The Daughter of Anderson Crow eBook

George Barr McCutcheon
This eBook from the Gutenberg Project consists of approximately 315 pages of information about The Daughter of Anderson Crow.
sweet and loyal, marked every word that passed between them, but there was a dear world in each epistle—­for her, at least, a world of comfort and hope.  She was praying, hungering, longing for June to come—­sweet June and its tender touch—­June with its bitter-sweet and sun clouds.  Now she was forgetting the wish which had been expressed to Anderson Crow on the drive home from Boggs City.  In its place grew the fierce hope that the once despised detective might clear away the mystery and give her the right to stand among others without shame and despair.

“Hear from Wick purty reg’lar, don’t you, Rosalie?” asked Anderson wickedly, one night while Blootch was there.  The suitor moved uneasily, and Rosalie shot a reproachful glance at Anderson, a glance full of mischief as well.

“He writes occasionally, daddy.”

“I didn’t know you corresponded reg’larly,” said Blootch.

“I did not say regularly, Blucher.”

“He writes sweet things to beat the band, I bet,” said Blootch with a disdain he did not feel.

“What a good guesser you are!” she cried tormentingly.

“Well, I guess I’ll be goin’,” exploded Blootch wrathfully; “it’s gittin’ late.”

“He won’t sleep much to-night,” said Anderson, with a twinkle in his eye, as the gate slammed viciously behind the caller.  “Say, Rosalie, there’s somethin’ been fidgetin’ me fer quite a while.  I’ll blurt it right out an’ have it over with.  Air you in love with Wick Bonner?”

She started, and for an instant looked at him with wide open eyes; then they faltered and fell.  Her breath came in a frightened, surprised gasp and her cheeks grew warm.  When she looked up again, her eyes were soft and pleading, and her lips trembled ever so slightly.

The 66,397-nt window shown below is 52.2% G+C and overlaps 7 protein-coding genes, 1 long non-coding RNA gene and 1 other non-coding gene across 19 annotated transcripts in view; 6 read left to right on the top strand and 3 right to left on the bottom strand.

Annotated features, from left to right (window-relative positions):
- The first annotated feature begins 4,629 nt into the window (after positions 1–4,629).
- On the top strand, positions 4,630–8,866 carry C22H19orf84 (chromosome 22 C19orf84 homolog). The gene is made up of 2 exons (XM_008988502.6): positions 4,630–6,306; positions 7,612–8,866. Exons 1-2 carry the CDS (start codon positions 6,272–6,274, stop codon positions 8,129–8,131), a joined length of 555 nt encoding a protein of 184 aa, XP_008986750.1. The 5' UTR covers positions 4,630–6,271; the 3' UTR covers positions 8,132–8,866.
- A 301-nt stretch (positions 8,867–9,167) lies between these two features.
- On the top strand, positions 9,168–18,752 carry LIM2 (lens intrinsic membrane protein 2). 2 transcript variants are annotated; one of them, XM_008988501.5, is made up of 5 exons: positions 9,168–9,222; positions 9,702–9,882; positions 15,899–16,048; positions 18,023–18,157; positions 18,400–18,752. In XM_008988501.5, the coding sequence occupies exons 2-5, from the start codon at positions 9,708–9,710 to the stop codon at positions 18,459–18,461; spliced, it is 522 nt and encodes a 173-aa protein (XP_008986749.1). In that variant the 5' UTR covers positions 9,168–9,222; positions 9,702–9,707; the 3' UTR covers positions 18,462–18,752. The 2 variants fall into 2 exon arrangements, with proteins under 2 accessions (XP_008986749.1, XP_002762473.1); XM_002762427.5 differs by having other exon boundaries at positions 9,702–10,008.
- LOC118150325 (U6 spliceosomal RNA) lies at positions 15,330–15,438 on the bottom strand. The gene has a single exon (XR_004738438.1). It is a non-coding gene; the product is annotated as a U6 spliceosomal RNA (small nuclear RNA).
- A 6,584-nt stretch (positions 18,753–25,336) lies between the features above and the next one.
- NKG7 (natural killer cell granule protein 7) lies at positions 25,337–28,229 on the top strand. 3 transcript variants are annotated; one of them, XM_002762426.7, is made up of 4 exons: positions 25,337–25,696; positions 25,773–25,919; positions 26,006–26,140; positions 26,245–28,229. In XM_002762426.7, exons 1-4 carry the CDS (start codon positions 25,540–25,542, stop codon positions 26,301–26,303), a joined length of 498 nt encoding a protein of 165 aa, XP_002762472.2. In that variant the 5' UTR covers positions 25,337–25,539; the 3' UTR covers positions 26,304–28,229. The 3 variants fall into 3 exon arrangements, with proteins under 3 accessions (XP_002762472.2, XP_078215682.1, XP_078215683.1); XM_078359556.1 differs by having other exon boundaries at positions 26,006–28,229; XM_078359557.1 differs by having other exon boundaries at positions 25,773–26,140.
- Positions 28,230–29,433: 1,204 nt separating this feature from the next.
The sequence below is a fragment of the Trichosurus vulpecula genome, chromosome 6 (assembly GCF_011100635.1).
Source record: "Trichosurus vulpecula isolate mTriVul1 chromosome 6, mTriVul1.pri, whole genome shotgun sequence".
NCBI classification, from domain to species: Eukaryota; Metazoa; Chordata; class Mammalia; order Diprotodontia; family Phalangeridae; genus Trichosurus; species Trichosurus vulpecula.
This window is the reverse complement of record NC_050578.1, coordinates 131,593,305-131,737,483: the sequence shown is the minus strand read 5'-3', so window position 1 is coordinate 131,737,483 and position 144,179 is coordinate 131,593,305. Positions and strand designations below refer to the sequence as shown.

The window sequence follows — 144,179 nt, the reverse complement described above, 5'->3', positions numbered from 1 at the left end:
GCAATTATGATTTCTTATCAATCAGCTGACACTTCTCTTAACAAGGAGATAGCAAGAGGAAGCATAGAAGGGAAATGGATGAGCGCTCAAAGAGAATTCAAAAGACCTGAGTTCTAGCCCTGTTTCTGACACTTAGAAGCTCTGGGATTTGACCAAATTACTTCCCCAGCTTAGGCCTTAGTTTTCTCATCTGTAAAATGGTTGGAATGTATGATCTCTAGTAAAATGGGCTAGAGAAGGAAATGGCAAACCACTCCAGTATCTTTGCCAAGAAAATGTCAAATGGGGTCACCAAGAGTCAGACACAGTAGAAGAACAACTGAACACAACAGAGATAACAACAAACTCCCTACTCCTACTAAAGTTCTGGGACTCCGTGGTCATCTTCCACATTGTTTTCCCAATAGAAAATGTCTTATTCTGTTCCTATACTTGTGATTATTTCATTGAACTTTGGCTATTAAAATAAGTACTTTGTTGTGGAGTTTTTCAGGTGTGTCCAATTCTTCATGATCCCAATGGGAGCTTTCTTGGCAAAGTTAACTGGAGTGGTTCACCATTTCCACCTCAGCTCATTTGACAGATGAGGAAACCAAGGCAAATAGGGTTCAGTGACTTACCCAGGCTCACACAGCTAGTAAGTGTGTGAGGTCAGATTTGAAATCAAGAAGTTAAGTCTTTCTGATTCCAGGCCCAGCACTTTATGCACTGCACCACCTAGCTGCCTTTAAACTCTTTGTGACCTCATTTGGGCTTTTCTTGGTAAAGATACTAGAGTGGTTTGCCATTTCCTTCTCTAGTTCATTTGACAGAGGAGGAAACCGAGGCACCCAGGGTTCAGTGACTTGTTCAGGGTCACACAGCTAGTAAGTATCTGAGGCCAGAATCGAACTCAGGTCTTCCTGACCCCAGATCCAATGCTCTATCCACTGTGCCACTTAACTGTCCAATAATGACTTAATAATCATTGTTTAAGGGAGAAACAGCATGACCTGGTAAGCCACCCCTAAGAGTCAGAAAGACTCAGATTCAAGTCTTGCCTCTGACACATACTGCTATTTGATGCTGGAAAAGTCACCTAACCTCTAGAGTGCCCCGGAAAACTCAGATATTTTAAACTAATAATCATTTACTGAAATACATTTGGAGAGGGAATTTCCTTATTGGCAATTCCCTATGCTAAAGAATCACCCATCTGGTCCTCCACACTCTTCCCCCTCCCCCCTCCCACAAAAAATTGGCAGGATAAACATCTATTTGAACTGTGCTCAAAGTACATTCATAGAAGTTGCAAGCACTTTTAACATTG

“Yes, Daddy Crow, I love him,” she almost whispered.

“An’ him?  How about him?”

“I can’t answer that, daddy.  He has not told me.”

“Well, he ought to, doggone him!”

“I could not permit him to do so if he tried.”

“What!  You wouldn’t permit?  What in tarnation do you mean?”

“You forget, daddy, I have no right to his love.  It would be wrong—­all wrong.  Good-night, daddy,” she cried, impulsively kissing him and dashing away before he could check her, but not before he caught the sound of a half sob.  For a long time he sat and stared at the fire in the grate.  Then he slapped his knee vigorously, squared his shoulders and set his jaw like a vise.  Arising, he stalked upstairs and tapped on her door.  She opened it an inch or two and peered forth at him—­a pathetic figure in white.

“Don’t you worry, Rosalie,” he gulped.  “It will be all right and hunky dory.  I’ve just took a solemn oath down stairs.”

“An oath, daddy?”

“Yes, sir; I swore by all that’s good and holy I’d find out who your parents are ef it took till doomsday.  You shall be set right in the eyes of everybody.  Now, if I was you, I’d go right to sleep.  There ain’t nothin’ to worry about.  I’ve got another clew.”

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The Daughter of Anderson Crow from Project Gutenberg. Public domain.
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